Let us first consider the nature in law of these direct actions against the insurer. Under the law of Louisiana, an action in tort arises solely from Article 2315 of the LSA-Civil Code reading in part: "Every act whatever a man that causes damage to another, obliges him by whose fault it happened to repair it; * * *."

This action was brought against the appellee insurance company alone under the provisions of LSA-R.S. 22:655, reading in part:

"* * * The injured person or his or her heirs, at their option, shall have a right of direct action against the insurer within the terms and limits of the policy in the parish where the accident or injury occurred or in the parish where the insured has his domicile, and said action may be brought against the insurer alone or against both the insured and the insurer, jointly and in solido. * * *"

By its policy issued to the named insured, the appellee company obligated itself "to pay on behalf of the insured all sums which the insured shall become legally obligated to pay as damages because of bodily injury * * *." The right of direct action by the injured person against the insurer must be "within the terms and limits of the policy". A cause of action against the insured is the first requisite to a direct action against the liability insurer. Reeves v. Globe Indemnity Co. of New York, 182 La. 905, 162 So. 724, 735; Mock v. Maryland Casualty Company, La.App., 6 So.2d 199; Burke v. Massachusetts Bonding & Insurance Company, 209 La. 495, 24 So.2d 875. The other requisite is, of course, the existence and coverage of the policy, a matter not here in dispute.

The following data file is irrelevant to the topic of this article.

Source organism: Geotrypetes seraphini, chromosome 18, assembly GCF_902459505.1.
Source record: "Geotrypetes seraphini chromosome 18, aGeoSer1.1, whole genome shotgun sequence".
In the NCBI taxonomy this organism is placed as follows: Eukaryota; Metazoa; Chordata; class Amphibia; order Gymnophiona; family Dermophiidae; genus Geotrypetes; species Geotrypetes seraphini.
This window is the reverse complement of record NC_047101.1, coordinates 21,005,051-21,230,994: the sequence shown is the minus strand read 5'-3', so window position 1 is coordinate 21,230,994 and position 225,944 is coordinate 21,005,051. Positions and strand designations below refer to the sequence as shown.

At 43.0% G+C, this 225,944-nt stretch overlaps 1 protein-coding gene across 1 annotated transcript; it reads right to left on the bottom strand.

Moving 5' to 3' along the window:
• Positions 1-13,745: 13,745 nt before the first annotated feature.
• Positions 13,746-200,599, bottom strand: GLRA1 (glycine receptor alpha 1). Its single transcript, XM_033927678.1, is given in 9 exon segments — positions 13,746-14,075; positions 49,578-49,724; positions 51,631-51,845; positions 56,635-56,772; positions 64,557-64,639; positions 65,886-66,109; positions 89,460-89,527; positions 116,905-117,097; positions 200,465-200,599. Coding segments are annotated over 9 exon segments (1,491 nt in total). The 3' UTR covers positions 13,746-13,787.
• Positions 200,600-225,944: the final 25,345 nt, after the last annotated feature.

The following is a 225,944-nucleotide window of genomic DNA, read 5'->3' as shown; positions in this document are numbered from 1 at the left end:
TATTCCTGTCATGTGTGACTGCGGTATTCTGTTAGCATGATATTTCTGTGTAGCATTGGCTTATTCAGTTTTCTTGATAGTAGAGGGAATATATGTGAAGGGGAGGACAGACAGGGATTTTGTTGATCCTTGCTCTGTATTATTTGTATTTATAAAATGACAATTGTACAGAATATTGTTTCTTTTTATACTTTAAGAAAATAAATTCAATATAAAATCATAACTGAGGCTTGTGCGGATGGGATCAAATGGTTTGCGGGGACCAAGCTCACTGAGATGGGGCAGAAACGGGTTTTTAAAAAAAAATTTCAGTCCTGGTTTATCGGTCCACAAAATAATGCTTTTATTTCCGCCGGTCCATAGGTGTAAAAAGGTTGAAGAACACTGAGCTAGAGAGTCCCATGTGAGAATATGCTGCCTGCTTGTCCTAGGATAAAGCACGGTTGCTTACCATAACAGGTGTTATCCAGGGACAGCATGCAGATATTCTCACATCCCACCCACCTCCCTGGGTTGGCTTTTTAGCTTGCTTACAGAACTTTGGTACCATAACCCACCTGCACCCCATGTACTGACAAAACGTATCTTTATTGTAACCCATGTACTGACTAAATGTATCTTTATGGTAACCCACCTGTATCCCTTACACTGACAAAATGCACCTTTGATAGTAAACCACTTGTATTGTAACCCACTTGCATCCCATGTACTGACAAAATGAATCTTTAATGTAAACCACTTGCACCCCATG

The latest pertinent decision of the Supreme Court of Louisiana, West v. Monroe Bakery, 217 La. 189, 46 So.2d 122, 123, has said that the object of the statute is to confer:

"* * * substantive rights on third parties to contracts of public liability insurance, which become vested at the moment of the accident in which they are injured".

See also Fisher v. Home Indemnity Co., 5 Cir., 198 F.2d 218.

An even later opinion of the Louisiana Court of Appeals for the second circuit has spoken of the direct action statute as being procedural in nature. Churchman v. Ingram, La.App., 56 So.2d 297. The confusion and disagreement as to whether the Act was merely procedural or created a substantive right is fully set forth in an earlier opinion by Judge Dawkins, Bayard v. Traders & General Ins. Co., D.C., 99 F. Supp. 343, 346-353. The case of New Amsterdam Casualty Company v. Soileau, 167 F.2d 767, 770, 6 A.L.R.2d 128, indicates that the act is both procedural and substantive. Clearly that part of the Act which gives a right of action direct against the insurer is substantive. Just as clearly, it seems to me, that part which provides that the action may be brought against either the insurer alone or against both the insured and the insurer jointly is procedural, for the Act itself recognizes that it is just as possible for the injured person to reach the proceeds of a liability policy in an action against both the insured and the insurer as in one against the insurer alone.

The basis for this Court's holding in New Amsterdam Casualty Co. v. Soileau, supra, that the action might be maintained in the federal court by the injured person against the insurer alone was that the Act subrogates "the injured person to all the rights of the insured within the terms and limits of the policy." See also Cushing v. Maryland Casualty Co., 5 Cir., 198 F.2d 536.